Kobe wanted our book to be almost like an instruction manual about how to aspire to be a great athlete and about what the “mamba mentality” meant to him. He never really discussed that in public. He was actually very vague about it. He wanted our book to be from his voice and illustrated by my photography. It was a daunting task at first, because he was very, very precise and demanding (in a good way). He knew exactly what he wanted. So my job, and my editors job, was to work closely with the NBA Photos archive in New Jersey because half of his career was shot on film. I mean, the book was a culmination of 20 years, and maybe a million photos I’d shot over that period. So the book is taking all of that mountain of experience and content and bringing it down into one really tangible piece of work. It is not a book about my remembrances or vision about Kobethe book was his vision. I was the other half who helped him to illustrate his vision. It’s a very rare thing when a subject and a photographer get to truly collaborate on a project. You can’t get any closer to him than I got. When he played it was sometimes just me and him in a room, or me and him and his trainer. Same was true for the book process.

 

credit: Andrew D. Bernstein

The first thing I tell upcoming photographers is that the opportunities are different now compared to when I started. I wouldn’t want to be breaking in as a young sports photographer trying to become a team photographer, or lead photographer, which was my path. Those jobs are so few and far between. In the NBA, there are 30 teams and there’s two of us who do two teams each. I do two teams in LA, my friend Nat Butler does the two New York teams. That leaves 26 jobs on the table for currently 28 team photographers. I think at least 20 of us have been with our teams for more than 20 years. Considered that, there’s very little turnover, there is also very little opportunity in that sort of old school realm. But then, there’s so much more opportunity now than what I had when I started out. Every team in every league has a digital content group, and every athlete under the sun, no matter what the sport is, is trying to brand themselves and stand out from the rest. They all need a videographer, still photographer, sometimes as the same person.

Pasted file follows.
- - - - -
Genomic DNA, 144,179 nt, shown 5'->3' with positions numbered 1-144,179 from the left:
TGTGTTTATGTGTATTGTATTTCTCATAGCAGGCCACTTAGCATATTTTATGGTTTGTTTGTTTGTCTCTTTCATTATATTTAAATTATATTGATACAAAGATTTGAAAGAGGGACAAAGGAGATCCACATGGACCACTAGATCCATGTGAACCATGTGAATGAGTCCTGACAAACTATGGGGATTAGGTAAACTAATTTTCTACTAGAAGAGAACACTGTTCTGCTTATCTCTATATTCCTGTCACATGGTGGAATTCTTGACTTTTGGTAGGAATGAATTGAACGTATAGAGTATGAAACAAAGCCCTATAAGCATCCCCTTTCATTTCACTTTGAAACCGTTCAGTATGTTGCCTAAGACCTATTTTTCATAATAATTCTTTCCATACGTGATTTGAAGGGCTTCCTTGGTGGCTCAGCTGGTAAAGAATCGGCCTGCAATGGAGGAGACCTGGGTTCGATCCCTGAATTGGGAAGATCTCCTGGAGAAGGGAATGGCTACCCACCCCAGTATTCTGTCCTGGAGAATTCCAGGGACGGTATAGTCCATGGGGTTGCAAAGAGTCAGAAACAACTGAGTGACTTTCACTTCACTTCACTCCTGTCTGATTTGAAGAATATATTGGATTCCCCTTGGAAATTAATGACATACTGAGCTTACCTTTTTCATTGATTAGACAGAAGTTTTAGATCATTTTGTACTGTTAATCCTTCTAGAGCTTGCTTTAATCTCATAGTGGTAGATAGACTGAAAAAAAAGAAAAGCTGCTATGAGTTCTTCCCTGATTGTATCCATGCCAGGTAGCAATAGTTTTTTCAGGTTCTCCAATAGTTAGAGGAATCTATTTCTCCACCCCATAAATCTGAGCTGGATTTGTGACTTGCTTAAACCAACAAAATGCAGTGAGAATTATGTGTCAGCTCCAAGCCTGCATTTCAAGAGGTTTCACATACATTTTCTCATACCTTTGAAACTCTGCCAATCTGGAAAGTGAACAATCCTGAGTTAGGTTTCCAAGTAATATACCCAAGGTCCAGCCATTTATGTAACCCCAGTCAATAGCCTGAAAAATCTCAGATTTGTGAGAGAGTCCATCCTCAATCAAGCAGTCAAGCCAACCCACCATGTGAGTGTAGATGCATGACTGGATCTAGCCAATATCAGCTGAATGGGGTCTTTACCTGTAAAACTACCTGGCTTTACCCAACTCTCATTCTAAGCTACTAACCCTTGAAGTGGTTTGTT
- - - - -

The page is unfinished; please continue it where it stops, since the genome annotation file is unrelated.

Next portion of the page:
When I teach this – I do a lot of mentoring – I always need to say that you can’t look at my career and say I want to be “that guy”, because “that guy” really doesn’t exist anymore. I continue to help the NBA develop new talent all over the world. Photographers reach out from all four corners of the world to pick my brain. It’s one of my roles as being an ambassador of the profession, which is what I love doing and one of the reasons why I created the “Legends Of Sport” platform. It is very, very important to me to be creatively challenged, to have my creative juices kind of continually be replenished. And I love what I do. I still love going to games, but I’ve cut back quite a bit. Only because it’s very physically demanding. I don’t really travel that much anymore. I’m working hard on developing the Legends Of Sport platform which is really where I want to take the next phase of my work life. I want to take it off the court and bring it into the world of helping to promote and raise awareness about legendary athletes, moments, teams and those around the world of sports.

 

Legends Of Sport celebrates all of that, but gives the fans a sort of one-stop-shopping place to go for all things legendary in sports. This is now my sixth year of hosting a weekly podcast; over 170 episodes so far, where I talk to people who are connected to the world of sports in any way. The podcast is a lot of fun for me, I love doing it. I get to talk to people who I admire and have worked around for years, but also to those I would´ve never have the opportunity to talk to unless I had this platform.

 

I feel very inspired in my work life as I’m transitioning off the court and away from the camera to a platform where I´m able to continue my creative inspiration. We’re raising awareness, specifically about athletes who might need a little push as well as issues that are important to society such as mental health, social justice and pay equity. Sports is also an important legacy in families and it’s important for me to keep that flame going.